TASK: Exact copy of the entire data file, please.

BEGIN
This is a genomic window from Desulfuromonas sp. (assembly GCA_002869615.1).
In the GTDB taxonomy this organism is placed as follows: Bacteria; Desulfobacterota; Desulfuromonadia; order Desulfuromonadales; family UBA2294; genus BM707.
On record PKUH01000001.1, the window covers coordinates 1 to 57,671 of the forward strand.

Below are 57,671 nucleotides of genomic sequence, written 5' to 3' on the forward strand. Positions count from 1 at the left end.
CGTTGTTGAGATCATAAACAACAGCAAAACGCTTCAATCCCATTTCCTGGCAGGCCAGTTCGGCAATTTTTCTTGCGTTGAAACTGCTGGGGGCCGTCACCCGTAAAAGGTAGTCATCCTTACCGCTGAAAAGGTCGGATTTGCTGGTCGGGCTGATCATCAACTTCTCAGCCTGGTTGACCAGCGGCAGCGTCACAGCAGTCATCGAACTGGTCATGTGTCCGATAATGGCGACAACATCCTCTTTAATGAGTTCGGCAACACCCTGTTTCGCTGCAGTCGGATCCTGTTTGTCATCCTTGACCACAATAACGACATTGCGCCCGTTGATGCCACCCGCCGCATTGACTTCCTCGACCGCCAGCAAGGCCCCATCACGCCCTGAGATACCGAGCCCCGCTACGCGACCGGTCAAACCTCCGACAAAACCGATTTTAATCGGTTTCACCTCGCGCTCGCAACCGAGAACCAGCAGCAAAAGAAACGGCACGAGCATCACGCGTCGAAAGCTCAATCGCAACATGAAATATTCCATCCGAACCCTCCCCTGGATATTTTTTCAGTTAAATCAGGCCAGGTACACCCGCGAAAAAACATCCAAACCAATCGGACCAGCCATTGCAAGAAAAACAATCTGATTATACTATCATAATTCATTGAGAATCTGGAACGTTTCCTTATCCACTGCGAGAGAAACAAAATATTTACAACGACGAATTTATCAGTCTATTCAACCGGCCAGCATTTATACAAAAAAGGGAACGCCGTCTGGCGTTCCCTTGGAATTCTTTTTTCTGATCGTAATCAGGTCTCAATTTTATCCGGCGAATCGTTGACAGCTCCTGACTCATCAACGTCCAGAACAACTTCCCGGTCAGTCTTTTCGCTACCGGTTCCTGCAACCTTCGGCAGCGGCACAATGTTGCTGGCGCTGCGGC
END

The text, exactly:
This is a genomic window from Desulfuromonas sp. (assembly GCA_002869615.1).
In the GTDB taxonomy this organism is placed as follows: Bacteria; Desulfobacterota; Desulfuromonadia; order Desulfuromonadales; family UBA2294; genus BM707.
On record PKUH01000001.1, the window covers coordinates 1 to 57,671 of the forward strand.

Below are 57,671 nucleotides of genomic sequence, written 5' to 3' on the forward strand. Positions count from 1 at the left end.
CGTTGTTGAGATCATAAACAACAGCAAAACGCTTCAATCCCATTTCCTGGCAGGCCAGTTCGGCAATTTTTCTTGCGTTGAAACTGCTGGGGGCCGTCACCCGTAAAAGGTAGTCATCCTTACCGCTGAAAAGGTCGGATTTGCTGGTCGGGCTGATCATCAACTTCTCAGCCTGGTTGACCAGCGGCAGCGTCACAGCAGTCATCGAACTGGTCATGTGTCCGATAATGGCGACAACATCCTCTTTAATGAGTTCGGCAACACCCTGTTTCGCTGCAGTCGGATCCTGTTTGTCATCCTTGACCACAATAACGACATTGCGCCCGTTGATGCCACCCGCCGCATTGACTTCCTCGACCGCCAGCAAGGCCCCATCACGCCCTGAGATACCGAGCCCCGCTACGCGACCGGTCAAACCTCCGACAAAACCGATTTTAATCGGTTTCACCTCGCGCTCGCAACCGAGAACCAGCAGCAAAAGAAACGGCACGAGCATCACGCGTCGAAAGCTCAATCGCAACATGAAATATTCCATCCGAACCCTCCCCTGGATATTTTTTCAGTTAAATCAGGCCAGGTACACCCGCGAAAAAACATCCAAACCAATCGGACCAGCCATTGCAAGAAAAACAATCTGATTATACTATCATAATTCATTGAGAATCTGGAACGTTTCCTTATCCACTGCGAGAGAAACAAAATATTTACAACGACGAATTTATCAGTCTATTCAACCGGCCAGCATTTATACAAAAAAGGGAACGCCGTCTGGCGTTCCCTTGGAATTCTTTTTTCTGATCGTAATCAGGTCTCAATTTTATCCGGCGAATCGTTGACAGCTCCTGACTCATCAACGTCCAGAACAACTTCCCGGTCAGTCTTTTCGCTACCGGTTCCTGCAACCTTCGGCAGCGGCACAATGTTGCTGGCGCTGCGGC